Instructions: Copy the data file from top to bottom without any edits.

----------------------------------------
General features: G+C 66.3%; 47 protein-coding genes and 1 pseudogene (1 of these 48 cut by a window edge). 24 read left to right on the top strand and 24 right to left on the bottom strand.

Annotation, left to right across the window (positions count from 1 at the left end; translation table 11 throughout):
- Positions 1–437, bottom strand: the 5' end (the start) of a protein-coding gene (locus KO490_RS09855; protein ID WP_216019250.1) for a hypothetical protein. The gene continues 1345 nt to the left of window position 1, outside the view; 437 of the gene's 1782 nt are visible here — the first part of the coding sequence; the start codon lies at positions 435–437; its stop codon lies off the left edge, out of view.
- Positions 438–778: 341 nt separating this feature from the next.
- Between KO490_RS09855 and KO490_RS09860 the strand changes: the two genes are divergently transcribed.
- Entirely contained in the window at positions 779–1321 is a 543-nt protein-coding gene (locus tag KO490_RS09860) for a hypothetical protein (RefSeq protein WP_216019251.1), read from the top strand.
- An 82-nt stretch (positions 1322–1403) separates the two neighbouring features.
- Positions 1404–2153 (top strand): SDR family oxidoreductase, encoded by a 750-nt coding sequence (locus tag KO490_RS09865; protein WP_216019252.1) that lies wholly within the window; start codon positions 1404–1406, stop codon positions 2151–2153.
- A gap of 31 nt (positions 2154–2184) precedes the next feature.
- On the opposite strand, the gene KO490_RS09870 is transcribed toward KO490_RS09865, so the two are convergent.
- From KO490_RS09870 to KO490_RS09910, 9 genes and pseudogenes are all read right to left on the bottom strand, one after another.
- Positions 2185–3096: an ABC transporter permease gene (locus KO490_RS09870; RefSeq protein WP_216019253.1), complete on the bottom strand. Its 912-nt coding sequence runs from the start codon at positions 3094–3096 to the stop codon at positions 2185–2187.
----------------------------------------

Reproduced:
General features: G+C 66.3%; 47 protein-coding genes and 1 pseudogene (1 of these 48 cut by a window edge). 24 read left to right on the top strand and 24 right to left on the bottom strand.

Annotation, left to right across the window (positions count from 1 at the left end; translation table 11 throughout):
- Positions 1–437, bottom strand: the 5' end (the start) of a protein-coding gene (locus KO490_RS09855; protein ID WP_216019250.1) for a hypothetical protein. The gene continues 1345 nt to the left of window position 1, outside the view; 437 of the gene's 1782 nt are visible here — the first part of the coding sequence; the start codon lies at positions 435–437; its stop codon lies off the left edge, out of view.
- Positions 438–778: 341 nt separating this feature from the next.
- Between KO490_RS09855 and KO490_RS09860 the strand changes: the two genes are divergently transcribed.
- Entirely contained in the window at positions 779–1321 is a 543-nt protein-coding gene (locus tag KO490_RS09860) for a hypothetical protein (RefSeq protein WP_216019251.1), read from the top strand.
- An 82-nt stretch (positions 1322–1403) separates the two neighbouring features.
- Positions 1404–2153 (top strand): SDR family oxidoreductase, encoded by a 750-nt coding sequence (locus tag KO490_RS09865; protein WP_216019252.1) that lies wholly within the window; start codon positions 1404–1406, stop codon positions 2151–2153.
- A gap of 31 nt (positions 2154–2184) precedes the next feature.
- On the opposite strand, the gene KO490_RS09870 is transcribed toward KO490_RS09865, so the two are convergent.
- From KO490_RS09870 to KO490_RS09910, 9 genes and pseudogenes are all read right to left on the bottom strand, one after another.
- Positions 2185–3096: an ABC transporter permease gene (locus KO490_RS09870; RefSeq protein WP_216019253.1), complete on the bottom strand. Its 912-nt coding sequence runs from the start codon at positions 3094–3096 to the stop codon at positions 2185–2187.